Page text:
A national culture of violence and large schools that breed alienation are behind the U.S. school shootings, according to Jerome Freiberg of the University of Houston. They happen most often at large rural or suburban schools, "where people would never believe it would happen." He spoke at an international conference on school violence held in Paris on Tuesday.
According to Freiberg, the average child has witnessed 8,000 murders, through television, video games and the internet, by the time he finishes elementary school.
Freiberg feels that large schools fail to create bonds with students, who feel alienated and alone. Michel Janosz of the University of Montreal agrees. "The climate of belonging is one of the top indicators of a good school," he said.
The school shooters have similar characteristics: they tend to be white males in large rural or suburban schools, middle or upper-middle class, from a safe community. They have self- esteem problems and are victims of bullying. They are strongly influenced by the media, including video and the internet, and receive limited parental supervision. "They're isolants, in most cases," says Freiberg. "You don't see cheerleaders, quarterbacks doing these things."
The statistics changed slightly on Wednesday, when a 14 year old girl shot a 13 year old female classmate in the school cafeteria. Most of shooters have been male and this is the first time a student shooting has taken place in a Catholic school. In other ways, the shooter fit the profile, however: she was from a rural area and her classmates often picked on her, according to the other students.
The main causes of these shootings seem to be exposure to violent media, access to guns, and bullying and isolation from fellow students.
Exposure to violence can only stop when we vote with our feet and refuse to attend violent movies. But this won't happen soon-"Hannibal" was the top box office draw in the past month. Also, how are working parents going to police their kids' access to music, movies and the internet
Guns are an ongoing problem in the U.S., and no matter what side you're on when it comes to gun control, it seems clear that we've waited so long to act that if we took away citizens' guns now, criminals would be the only ones who could still defend themselves. Gun control is much easier to enact in Europe or Japan, where the average person has never had access to firearms.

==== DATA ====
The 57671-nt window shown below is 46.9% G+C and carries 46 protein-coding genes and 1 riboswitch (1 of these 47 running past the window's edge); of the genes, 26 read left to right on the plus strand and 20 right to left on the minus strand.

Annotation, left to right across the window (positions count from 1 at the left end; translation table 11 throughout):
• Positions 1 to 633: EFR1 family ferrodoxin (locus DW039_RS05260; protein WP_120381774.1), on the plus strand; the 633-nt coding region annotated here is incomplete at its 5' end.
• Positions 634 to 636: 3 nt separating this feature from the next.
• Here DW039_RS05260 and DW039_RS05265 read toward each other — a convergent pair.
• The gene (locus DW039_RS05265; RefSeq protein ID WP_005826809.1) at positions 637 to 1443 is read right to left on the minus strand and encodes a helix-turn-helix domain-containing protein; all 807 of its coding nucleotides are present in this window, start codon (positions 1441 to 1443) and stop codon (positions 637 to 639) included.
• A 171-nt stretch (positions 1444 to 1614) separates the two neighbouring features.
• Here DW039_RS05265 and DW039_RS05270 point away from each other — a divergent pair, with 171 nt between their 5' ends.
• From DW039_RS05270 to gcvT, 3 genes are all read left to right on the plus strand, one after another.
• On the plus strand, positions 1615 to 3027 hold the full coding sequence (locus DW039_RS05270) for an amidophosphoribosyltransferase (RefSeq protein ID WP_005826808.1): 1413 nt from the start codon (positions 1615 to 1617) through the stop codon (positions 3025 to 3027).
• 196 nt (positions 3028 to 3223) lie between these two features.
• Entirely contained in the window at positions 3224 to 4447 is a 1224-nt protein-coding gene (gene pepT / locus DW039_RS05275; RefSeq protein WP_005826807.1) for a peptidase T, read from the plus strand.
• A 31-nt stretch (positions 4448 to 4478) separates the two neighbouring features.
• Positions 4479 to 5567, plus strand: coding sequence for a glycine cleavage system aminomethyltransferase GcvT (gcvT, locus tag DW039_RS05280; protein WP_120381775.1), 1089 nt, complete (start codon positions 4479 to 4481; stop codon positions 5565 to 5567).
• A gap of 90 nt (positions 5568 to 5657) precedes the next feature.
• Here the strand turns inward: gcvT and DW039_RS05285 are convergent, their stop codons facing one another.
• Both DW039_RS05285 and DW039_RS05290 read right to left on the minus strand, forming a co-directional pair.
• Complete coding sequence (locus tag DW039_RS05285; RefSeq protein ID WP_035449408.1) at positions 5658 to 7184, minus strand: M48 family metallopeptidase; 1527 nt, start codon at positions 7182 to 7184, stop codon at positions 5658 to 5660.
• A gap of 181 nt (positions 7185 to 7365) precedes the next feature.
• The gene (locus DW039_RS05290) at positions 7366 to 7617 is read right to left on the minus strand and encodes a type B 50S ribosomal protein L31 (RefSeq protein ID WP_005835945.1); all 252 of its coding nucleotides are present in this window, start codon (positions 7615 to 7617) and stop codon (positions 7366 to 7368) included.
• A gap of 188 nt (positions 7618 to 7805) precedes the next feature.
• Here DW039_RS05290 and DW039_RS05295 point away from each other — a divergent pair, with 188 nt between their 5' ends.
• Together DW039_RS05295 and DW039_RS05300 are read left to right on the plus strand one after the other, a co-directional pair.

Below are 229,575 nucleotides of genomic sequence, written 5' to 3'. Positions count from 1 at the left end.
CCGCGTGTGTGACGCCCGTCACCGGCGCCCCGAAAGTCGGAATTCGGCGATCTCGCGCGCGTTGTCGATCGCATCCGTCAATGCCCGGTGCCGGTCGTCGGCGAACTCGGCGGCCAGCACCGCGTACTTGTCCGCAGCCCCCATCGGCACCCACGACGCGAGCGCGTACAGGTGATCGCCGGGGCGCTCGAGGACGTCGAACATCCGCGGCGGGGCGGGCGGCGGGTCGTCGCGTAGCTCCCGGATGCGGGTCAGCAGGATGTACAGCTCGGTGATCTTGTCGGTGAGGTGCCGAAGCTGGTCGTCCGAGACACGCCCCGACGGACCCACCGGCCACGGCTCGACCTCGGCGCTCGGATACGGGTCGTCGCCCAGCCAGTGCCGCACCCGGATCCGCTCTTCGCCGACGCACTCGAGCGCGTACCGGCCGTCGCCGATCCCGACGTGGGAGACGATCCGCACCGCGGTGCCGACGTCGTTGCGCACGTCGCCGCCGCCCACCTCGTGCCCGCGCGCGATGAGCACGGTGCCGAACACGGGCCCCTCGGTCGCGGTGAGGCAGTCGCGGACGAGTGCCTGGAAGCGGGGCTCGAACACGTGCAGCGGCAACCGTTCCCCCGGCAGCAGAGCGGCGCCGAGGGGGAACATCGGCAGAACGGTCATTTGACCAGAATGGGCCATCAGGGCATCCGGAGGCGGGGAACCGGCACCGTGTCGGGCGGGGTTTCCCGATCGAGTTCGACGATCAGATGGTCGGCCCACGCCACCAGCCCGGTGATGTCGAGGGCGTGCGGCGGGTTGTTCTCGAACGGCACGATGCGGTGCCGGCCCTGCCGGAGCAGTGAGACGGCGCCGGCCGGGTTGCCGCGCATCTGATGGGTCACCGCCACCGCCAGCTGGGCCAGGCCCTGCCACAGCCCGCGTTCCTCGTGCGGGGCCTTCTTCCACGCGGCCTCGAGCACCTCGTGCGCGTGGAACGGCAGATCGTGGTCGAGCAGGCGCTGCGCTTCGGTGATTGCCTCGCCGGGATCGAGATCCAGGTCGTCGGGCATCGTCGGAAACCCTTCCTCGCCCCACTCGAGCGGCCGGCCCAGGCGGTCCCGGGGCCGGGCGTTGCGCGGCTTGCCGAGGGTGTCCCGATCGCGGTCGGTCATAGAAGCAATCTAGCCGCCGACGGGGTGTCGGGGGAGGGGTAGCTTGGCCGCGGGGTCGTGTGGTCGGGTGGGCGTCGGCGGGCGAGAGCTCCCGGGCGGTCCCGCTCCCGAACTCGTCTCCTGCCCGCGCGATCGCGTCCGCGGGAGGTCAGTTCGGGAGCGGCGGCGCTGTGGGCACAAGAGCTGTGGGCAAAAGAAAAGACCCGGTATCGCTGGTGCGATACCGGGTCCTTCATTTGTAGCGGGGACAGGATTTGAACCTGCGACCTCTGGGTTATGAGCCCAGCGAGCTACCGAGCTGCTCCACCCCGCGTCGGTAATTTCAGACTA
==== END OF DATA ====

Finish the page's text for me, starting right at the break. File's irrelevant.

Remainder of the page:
That leaves bullying. Is this something new in schools Most of us can remember envying the pretty girls and the football players and feeling left out of the most popular groups. When nerds grow up, they have their revenge, because they turn into people like Bill Gates, but there's no way to reassure teenagers of that when they're worried about not being popular.
Bill Bond, who was principal of West Paducah High in 1997 when a student shot three classmates and killed them, has a simple piece of advice when it comes to bullying: take it very seriously. "In almost every case, [the shooters] have been bullied," he says. "I know it sounds simplistic, but we've got to become better listeners."
Roughly 15 percent of students are either bullied regularly or are bullies themselves, according to studies compiled by the Clearinghouse on Elementary and Early Childhood Education. As many as 7 percent of 8th graders stay home at least once a month because of fear of bullies. The most recent shooter, who killed two teenaged boys at Santana High School in Santee, California, was home schooled for a year because he was so taunted by his fellow students.
Years ago, parents urged their children to include outcasts in their activities-to invite the unpopular kid to the birthday party, to pick the awkward boy for the baseball team. This seems to have changed. We can understand why teens are naturally exclusionary-it makes them feel "safe" to feel superior-but why should parents and teachers put up with it What kind of citizens will our teens grow up to be if we allow them to denigrate others in this way
We've known for a long time that people from poor backgrounds who were abused as kids are more likely to become criminals. We now know that middle-class kids who are relentlessly bullied are likely to kill. Knowing the social causes of deviant behavior doesn't excuse it, but if we want different results, we've got to make changes in the way we raise our kids.
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